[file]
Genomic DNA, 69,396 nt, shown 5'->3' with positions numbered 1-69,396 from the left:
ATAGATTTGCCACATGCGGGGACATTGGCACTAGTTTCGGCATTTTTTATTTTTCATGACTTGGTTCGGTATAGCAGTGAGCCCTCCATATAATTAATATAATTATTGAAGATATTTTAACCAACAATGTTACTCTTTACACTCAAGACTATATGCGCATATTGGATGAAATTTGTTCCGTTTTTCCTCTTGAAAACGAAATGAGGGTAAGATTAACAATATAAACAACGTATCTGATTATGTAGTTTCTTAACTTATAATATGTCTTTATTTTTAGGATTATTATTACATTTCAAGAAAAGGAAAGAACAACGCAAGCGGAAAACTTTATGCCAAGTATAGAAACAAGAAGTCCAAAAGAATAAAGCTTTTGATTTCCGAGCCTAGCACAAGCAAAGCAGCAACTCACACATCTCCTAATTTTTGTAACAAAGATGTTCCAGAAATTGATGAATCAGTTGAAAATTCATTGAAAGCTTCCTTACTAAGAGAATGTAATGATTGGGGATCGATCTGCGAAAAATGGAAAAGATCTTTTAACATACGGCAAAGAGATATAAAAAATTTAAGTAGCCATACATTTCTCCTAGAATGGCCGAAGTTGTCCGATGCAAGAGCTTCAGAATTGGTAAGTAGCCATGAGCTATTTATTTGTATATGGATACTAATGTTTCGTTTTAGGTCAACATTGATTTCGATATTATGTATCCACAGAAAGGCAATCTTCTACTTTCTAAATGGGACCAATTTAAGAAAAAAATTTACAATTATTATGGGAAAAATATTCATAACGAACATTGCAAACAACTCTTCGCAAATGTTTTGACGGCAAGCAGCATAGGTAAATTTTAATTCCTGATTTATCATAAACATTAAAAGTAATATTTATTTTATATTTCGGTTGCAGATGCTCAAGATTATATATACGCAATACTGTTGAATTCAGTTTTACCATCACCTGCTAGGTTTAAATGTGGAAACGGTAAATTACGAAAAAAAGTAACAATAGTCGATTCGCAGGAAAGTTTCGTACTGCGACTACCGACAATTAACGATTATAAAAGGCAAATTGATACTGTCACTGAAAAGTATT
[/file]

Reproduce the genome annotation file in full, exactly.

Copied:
Genomic DNA, 69,396 nt, shown 5'->3' with positions numbered 1-69,396 from the left:
ATAGATTTGCCACATGCGGGGACATTGGCACTAGTTTCGGCATTTTTTATTTTTCATGACTTGGTTCGGTATAGCAGTGAGCCCTCCATATAATTAATATAATTATTGAAGATATTTTAACCAACAATGTTACTCTTTACACTCAAGACTATATGCGCATATTGGATGAAATTTGTTCCGTTTTTCCTCTTGAAAACGAAATGAGGGTAAGATTAACAATATAAACAACGTATCTGATTATGTAGTTTCTTAACTTATAATATGTCTTTATTTTTAGGATTATTATTACATTTCAAGAAAAGGAAAGAACAACGCAAGCGGAAAACTTTATGCCAAGTATAGAAACAAGAAGTCCAAAAGAATAAAGCTTTTGATTTCCGAGCCTAGCACAAGCAAAGCAGCAACTCACACATCTCCTAATTTTTGTAACAAAGATGTTCCAGAAATTGATGAATCAGTTGAAAATTCATTGAAAGCTTCCTTACTAAGAGAATGTAATGATTGGGGATCGATCTGCGAAAAATGGAAAAGATCTTTTAACATACGGCAAAGAGATATAAAAAATTTAAGTAGCCATACATTTCTCCTAGAATGGCCGAAGTTGTCCGATGCAAGAGCTTCAGAATTGGTAAGTAGCCATGAGCTATTTATTTGTATATGGATACTAATGTTTCGTTTTAGGTCAACATTGATTTCGATATTATGTATCCACAGAAAGGCAATCTTCTACTTTCTAAATGGGACCAATTTAAGAAAAAAATTTACAATTATTATGGGAAAAATATTCATAACGAACATTGCAAACAACTCTTCGCAAATGTTTTGACGGCAAGCAGCATAGGTAAATTTTAATTCCTGATTTATCATAAACATTAAAAGTAATATTTATTTTATATTTCGGTTGCAGATGCTCAAGATTATATATACGCAATACTGTTGAATTCAGTTTTACCATCACCTGCTAGGTTTAAATGTGGAAACGGTAAATTACGAAAAAAAGTAACAATAGTCGATTCGCAGGAAAGTTTCGTACTGCGACTACCGACAATTAACGATTATAAAAGGCAAATTGATACTGTCACTGAAAAGTATT